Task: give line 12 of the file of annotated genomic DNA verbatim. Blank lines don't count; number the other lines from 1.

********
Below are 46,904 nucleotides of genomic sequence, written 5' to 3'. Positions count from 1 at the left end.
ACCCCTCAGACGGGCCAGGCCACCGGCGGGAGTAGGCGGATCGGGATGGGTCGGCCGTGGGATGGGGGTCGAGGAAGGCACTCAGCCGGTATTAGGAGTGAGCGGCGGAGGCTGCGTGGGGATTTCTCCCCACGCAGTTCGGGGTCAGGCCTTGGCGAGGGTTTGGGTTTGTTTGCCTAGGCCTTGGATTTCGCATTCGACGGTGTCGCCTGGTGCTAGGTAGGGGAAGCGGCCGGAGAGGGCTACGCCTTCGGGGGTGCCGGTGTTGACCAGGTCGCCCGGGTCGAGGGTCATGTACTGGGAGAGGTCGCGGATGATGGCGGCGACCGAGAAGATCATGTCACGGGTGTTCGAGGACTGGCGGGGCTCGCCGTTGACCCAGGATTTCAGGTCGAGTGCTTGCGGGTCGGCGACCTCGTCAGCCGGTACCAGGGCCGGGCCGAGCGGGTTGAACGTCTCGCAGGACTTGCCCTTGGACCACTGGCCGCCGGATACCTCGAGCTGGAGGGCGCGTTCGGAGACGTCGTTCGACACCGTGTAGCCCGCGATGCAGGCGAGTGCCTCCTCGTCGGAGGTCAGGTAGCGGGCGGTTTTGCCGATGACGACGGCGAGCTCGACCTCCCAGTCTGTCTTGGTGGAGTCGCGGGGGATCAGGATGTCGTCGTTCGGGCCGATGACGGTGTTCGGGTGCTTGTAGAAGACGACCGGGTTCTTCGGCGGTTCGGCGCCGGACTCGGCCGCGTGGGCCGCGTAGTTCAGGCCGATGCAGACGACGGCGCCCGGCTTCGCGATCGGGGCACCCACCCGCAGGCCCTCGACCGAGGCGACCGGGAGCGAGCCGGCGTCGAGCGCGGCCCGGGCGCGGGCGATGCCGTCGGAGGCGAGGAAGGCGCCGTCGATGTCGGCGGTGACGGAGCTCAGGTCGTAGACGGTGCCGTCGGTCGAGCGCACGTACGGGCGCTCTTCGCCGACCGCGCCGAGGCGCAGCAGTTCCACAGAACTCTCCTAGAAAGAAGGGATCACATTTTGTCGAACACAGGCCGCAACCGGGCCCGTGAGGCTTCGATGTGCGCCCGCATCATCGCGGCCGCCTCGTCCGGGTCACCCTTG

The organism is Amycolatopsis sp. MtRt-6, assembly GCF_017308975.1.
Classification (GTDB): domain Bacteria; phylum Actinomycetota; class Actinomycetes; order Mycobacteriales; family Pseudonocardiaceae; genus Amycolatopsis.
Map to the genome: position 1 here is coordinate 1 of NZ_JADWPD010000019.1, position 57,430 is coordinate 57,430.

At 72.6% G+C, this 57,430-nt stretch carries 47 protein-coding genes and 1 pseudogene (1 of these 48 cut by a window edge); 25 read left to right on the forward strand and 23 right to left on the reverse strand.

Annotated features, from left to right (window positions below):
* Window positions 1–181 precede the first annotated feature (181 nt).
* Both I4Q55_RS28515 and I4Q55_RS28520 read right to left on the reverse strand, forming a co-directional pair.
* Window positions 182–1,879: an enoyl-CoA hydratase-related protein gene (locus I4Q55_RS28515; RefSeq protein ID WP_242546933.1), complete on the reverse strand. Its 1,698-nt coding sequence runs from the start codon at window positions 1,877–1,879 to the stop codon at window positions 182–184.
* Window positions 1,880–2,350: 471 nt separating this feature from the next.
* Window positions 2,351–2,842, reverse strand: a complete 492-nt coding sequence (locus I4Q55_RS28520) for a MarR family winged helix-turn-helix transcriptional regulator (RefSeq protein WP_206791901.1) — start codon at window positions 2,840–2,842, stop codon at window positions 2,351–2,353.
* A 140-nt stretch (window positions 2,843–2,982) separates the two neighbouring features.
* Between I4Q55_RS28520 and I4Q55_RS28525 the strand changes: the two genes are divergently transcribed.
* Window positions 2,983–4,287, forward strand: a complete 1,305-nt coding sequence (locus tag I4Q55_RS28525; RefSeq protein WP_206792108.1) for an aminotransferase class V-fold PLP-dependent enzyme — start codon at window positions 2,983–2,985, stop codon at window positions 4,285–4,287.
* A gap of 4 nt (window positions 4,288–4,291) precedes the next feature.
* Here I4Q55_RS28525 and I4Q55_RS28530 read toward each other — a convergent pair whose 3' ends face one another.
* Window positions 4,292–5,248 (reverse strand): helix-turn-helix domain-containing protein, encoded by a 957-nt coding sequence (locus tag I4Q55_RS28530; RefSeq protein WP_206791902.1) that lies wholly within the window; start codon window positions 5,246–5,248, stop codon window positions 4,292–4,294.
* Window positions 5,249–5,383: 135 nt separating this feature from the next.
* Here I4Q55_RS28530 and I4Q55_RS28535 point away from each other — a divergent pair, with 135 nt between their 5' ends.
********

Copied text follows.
* Window positions 2,351–2,842, reverse strand: a complete 492-nt coding sequence (locus I4Q55_RS28520) for a MarR family winged helix-turn-helix transcriptional regulator (RefSeq protein WP_206791901.1) — start codon at window positions 2,840–2,842, stop codon at window positions 2,351–2,353.